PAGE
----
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Thursday, July 29, 1943 - 386th Bomb Group Diversionary Mission Number 4:

Local flying began at 0730 hours. A combat mission warning order was received from Third Bomb Wing at 0849 hours. Another order came in at 1154 hours which changed earlier instructions from a combat mission to a diversionary mission. A Field Order from Third Bomb Wing, number 17, directs all B-26 Groups to participate in an attack on a target in France, and we also conduct a diversionary sweep in conjunction with that attack. The Bomb groups involved will be the 322nd, 323rd, 386th, and the 387th - each group will furnish eighteen aircraft plus some spares. A target in the Rouen area will be attacked by 2 Group RAF simultaneous with our attack.

The 323rd Bomb Group will attack the airdrome at St. Omer, France, which is identified on the target map as Z256. The 322nd and 387th Bomb Groups will support them with a diversionary feint at the enemy coast near The Hague. Our Group will be operating well out over the North Sea. Captain T.J. White will lead our formation, Captain Thornton is high flight leader, and Major Beaty will be leading the low flight.

Route out from base to Ordfordness for a rendezvous with our fighter escort at 12,000 feet. Then fly to 51 Degrees 47 Minutes North, 03 Degrees 07 Minutes East - at that point make a right turn and fly back to base. Our escort will be three groups of P-47’s from the Eighth Fighter Command. Upon our reaching the turn around point, the P-47’s will continue on to make a fighter sweep of Knoke on the Dutch Coast, Courtrai in Belgium, and swing down for a run on the French Coast at Dunkerque.

All flight leaders of P-47 aircraft will land at Boxted after completing their mission today for discussions concerning the feasibility of P-47’s as escort for B-26 operations. A report is desired from all leaders of B-26 bombardment formations as soon after landing as possible on the results of the escort duty from the bomber pilots point of view.

The weather situation at the moment looks like low clouds along the English Coast. Air to ground visibility will be less than desirable with haze to about 7,000 feet - above that altitude it will be very clear with a forward visibility being unlimited. Communications: Fighters to bombers on VHF Channel A - fighter call sign is, HAYBANK. Bomber call sign is, TYPEWRITE, and Ground Sector Control sign is, MORELIGHT. The Splasher Beacons in use will be: 5C, 7C, 10H, and 11G, from 1600 to 2000 hours. The briefing ended and the flight crews reported to their respective aircraft.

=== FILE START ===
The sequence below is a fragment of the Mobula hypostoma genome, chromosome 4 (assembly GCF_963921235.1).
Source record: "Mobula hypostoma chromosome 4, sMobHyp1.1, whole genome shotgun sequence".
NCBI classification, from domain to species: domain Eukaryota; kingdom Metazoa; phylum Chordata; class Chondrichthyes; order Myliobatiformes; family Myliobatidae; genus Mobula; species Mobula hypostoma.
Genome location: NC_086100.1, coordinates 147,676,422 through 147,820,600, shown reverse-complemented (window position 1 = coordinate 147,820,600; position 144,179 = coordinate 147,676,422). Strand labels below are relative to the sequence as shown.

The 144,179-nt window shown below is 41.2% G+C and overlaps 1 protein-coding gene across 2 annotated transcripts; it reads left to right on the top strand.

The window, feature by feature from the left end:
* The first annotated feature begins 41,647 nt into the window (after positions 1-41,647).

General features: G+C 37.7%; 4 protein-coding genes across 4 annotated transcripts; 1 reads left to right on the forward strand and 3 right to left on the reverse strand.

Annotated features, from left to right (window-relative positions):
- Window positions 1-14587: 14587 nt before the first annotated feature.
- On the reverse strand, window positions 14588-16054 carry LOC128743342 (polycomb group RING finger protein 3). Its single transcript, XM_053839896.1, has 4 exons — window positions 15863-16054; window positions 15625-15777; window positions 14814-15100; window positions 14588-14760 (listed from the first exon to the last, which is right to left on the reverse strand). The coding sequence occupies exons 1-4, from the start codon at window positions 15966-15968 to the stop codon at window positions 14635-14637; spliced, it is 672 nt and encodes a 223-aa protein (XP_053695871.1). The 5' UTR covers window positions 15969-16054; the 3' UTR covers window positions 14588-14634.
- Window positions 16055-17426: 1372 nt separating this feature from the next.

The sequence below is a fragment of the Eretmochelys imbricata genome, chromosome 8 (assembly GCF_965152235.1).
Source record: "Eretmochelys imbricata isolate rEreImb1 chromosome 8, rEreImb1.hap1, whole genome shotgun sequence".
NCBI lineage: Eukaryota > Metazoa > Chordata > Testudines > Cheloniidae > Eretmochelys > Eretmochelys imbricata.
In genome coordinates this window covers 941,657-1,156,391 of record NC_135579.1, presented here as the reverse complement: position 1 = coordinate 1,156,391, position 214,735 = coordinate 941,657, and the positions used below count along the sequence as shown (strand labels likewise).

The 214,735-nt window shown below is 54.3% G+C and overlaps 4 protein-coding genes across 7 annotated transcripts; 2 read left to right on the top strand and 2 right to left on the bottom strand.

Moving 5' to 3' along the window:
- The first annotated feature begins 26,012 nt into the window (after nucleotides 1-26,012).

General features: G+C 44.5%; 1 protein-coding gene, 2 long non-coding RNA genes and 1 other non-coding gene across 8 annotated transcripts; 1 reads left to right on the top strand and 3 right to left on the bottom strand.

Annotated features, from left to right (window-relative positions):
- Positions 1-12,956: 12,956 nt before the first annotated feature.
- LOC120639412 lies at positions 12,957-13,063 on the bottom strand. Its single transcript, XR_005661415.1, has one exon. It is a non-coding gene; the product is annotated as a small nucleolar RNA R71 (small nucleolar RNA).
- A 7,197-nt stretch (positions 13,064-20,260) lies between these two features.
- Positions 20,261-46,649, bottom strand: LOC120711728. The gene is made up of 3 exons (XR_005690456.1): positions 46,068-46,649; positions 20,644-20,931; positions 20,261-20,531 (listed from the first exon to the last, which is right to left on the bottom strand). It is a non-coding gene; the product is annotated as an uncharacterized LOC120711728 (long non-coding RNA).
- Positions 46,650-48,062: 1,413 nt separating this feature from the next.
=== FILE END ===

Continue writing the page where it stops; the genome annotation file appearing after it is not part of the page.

Captain T. J. White lifted "TEXAS TARANTULA" 118284 RU-M into the air at 1659 hours. Captain Charles Thornton, high flight leader was off at 1702 with his ship named "CRESCENDO" 131644 RG-C, and Major Sherman Beaty low flight leader took off at 1706 hours with "SON-OF-SATAN" 131613 YA-Y. The Group formed up quickly and climbed on a northeasterly course which would carry them to a point of land known as Orfordness.

The fighter escort was right on time as the force of B-26’s and P-47’s headed out over the North Sea. After completing test firing , the formation pressed onward—soon the turn around was reached, the bombers began a standard rate turn to the right which would head them homeward. The fighters broke away to carry out their assigned sweeps on enemy installations on the Continent.

Vessels could be seen plying the waters twelve miles off Harwich, one ship was seen to have four barrage balloons in tow. Another ship with a balloon was sighted five miles further south as reported by Captain White’s crew. The crew of Lieutenant Emmett Curran flying in "LADY LUCK" 134947 RU-K noted a vessel estimated to be twenty miles off the English Coast at 1832 hours—apparently dropping depth charges, one explosion was seen. The formation leader received word via radio that the diversion had been recalled—however this operation would count as the Group had made their turn around as prescribed in briefing, and was on the return flight when they were informed of the change in orders.

For some unexplained reason the formation made English landfall eight miles south of its prescribed return course! The first plane landed at 1848 and the last ship came in safely at 1901 hours. All flight crews headed into the interrogation room, there were some complaints. Major Lockhart said at the turn around point he could not keep up with the other ships - the whole formation never really got together! Lieutenant J.T. Wilson stated he was pulling 43 inches of manifold pressure at 2500 r.p.m. in order to hold his position in the formation. Lieutenant Curran related that his left engine high blower was inoperative. Flight Officer Casey, pilot of "4F" 131771 RU-R did not take off because of an engine problem.

The 323rd Group bombed their target with fair to good results. Bursts were observed in the dispersal area of the airdrome, also bursts on an intersection of a road and railroad east of the target. Other hits were noted in the center of the airfield, along with a few strikes in the southwest dispersal area. The 322nd Group flew a seventeen plane diversion - one plane developed a smoking engine, could not keep up with the formation, and returned to base.

Our 386th Aircraft could now display a second duck symbol on the side of the nose of each participating aircraft on diversions number one and four. Diversions number two and three were recalled prior to turn around, so they did not count officially. The sitting duck symbol was chosen because it was a "Decoy Mission."

Chester P. Klier
Historian, 386th Bomb Group

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